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Fukushima Prefecture

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Fukushima Prefecture

Fukushima Prefecture is the third largest prefecture based on land mass and is an area mostly covered with mountains.

Fukushima Prefecture is located on the end of the Tohoku Region with a coastal border facing the Pacific Ocean. It can be divided into three areas, which are Hamadori, Nakadori, and Aizu. Fukushima produces a variety of fruits to the point of being dubbed the “kingdom of fruit.” The harvest season is the best time to try the sweet nectar of various fruits like cherries, apples, peaches, persimmons, pears, and strawberries. Fukushima was also known as one of the major producers of rice before the nuclear incident of 2011. Since there are many varying climates in Fukushima due to its mountainous landscape the cherry blossom season lasts for several weeks. To the east of Koriyama is an amazing specimen of a 1000-year-old weeping cherry blossom tree, which is named Miharu Takizakura. Fukushima Prefecture is a popular destination for onsens (hot springs) as there are over 130 located all over the area. Some of the well-known ones like Iizaka, Yumoto, and Higashiyama onsen attract many tourists to their respective locations.

Fukushima has a long history of powerful samurai clans being placed in governing positions for many generations. One of the most notable clans is the Aizu and there is a samurai district in Fukushima Prefecture where they once resided in. There is evidence of inhabitants dating back to the Jomon period in the area. When rice was introduced to Japan during the Yayoi Period it spread rapidly. There are remains of rice paddies found near ancient burial mounds. In an expanse of over 50 kilometers there 15 tumulus (burial mounds) found throughout Fukushima Prefecture. In the Kamakura Period, Minamoto no Yoritomo was the first feudal Shogun and placed three samurai families in the Mutsu Province. The Aizu (later called Ashina), Date and Soma Clan had the most influence in the area and it continued to be that way until the Azuchi-Momoyama Period also known as the Sengoku Period. Intense fighting in the region led to the frequent change of governing clans.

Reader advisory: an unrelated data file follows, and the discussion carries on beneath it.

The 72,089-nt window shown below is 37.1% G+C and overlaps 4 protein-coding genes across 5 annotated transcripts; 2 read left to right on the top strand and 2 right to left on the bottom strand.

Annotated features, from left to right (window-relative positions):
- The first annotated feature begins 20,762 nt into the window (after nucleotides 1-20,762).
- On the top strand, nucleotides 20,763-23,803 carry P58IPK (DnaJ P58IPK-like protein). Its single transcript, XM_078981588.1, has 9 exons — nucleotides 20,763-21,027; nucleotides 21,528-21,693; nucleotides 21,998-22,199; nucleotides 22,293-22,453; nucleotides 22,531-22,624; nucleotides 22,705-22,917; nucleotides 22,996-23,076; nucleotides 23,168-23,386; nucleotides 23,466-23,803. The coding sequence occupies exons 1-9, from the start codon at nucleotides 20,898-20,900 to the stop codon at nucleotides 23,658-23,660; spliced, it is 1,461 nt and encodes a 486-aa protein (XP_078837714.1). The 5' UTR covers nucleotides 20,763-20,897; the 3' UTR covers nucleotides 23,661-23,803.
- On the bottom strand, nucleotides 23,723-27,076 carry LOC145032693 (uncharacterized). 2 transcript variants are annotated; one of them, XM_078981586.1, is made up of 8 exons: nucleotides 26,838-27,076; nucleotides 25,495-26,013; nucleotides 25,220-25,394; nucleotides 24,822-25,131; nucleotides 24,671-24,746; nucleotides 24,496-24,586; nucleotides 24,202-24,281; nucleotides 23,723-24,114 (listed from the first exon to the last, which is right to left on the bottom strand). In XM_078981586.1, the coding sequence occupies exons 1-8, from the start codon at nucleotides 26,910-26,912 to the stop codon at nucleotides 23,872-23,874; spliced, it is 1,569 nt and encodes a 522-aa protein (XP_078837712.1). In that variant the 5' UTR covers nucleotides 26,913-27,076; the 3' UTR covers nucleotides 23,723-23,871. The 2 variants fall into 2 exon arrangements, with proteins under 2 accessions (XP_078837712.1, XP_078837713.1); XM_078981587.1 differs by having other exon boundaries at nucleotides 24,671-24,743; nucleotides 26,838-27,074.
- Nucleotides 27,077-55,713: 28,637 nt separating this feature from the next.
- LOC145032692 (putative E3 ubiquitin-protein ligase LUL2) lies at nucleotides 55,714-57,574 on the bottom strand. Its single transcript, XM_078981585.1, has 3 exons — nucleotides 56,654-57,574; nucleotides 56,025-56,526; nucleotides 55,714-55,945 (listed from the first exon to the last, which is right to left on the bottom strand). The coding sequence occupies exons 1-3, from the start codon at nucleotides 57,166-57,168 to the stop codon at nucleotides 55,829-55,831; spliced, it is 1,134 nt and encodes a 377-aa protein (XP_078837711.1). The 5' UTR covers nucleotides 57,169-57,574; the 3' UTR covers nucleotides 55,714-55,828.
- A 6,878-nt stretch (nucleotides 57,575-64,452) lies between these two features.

Stability in the Fukushima area was reached when Tokugawa Ieyasu united the country then put the Aizu and Shirakawa Clan in charge of governing northern Japan. Masanori Hoshina of the Aizu was closely affiliated with the Tokugawa Shogunate and supported the feudal government throughout the Edo Period. For 9 consecutive generations the Aizu Clan was loyal to the Shogunate until it was overthrown in the Meiji Era. There was a political incident in 1882 that started with Mishima Michitsune’s appointment as governor of Fukushima Prefecture. It involved Mishima receiving three secret orders that would destroy the Jiyuto, develop his own party and build certain roads that would force the people to front the bill. When the Jiyuto organized against the road building by using lawsuits and boycotts, the government acted out plans that attacked the activists while they slept. It is also became known as the Shimzuya Jiken.

photo of Urabandai

Tohoku | Fukushima Prefecture

Urabandai

Urabandai is known as Bandai Kogen, it is an area dotted with ponds that were a result of a volcanic eruption in 1888.

photo of Kitakata

Tohoku | Fukushima Prefecture

Kitakata

Kitakata, which is north of Aizuwakamatsu in the northwestern part of Fukushima.

photo of Aizu Wakamatsu

Tohoku | Fukushima Prefecture

Aizu Wakamatsu

Aizu was once a castle town with a long history connected to samurai traditions and is an area known for its rice production.

photo of Ouchijuku

Tohoku | Fukushima Prefecture

Ouchijuku

Ouchijuku was a post town in the Edo Period when high ranking officials had to travel to the capital every other year.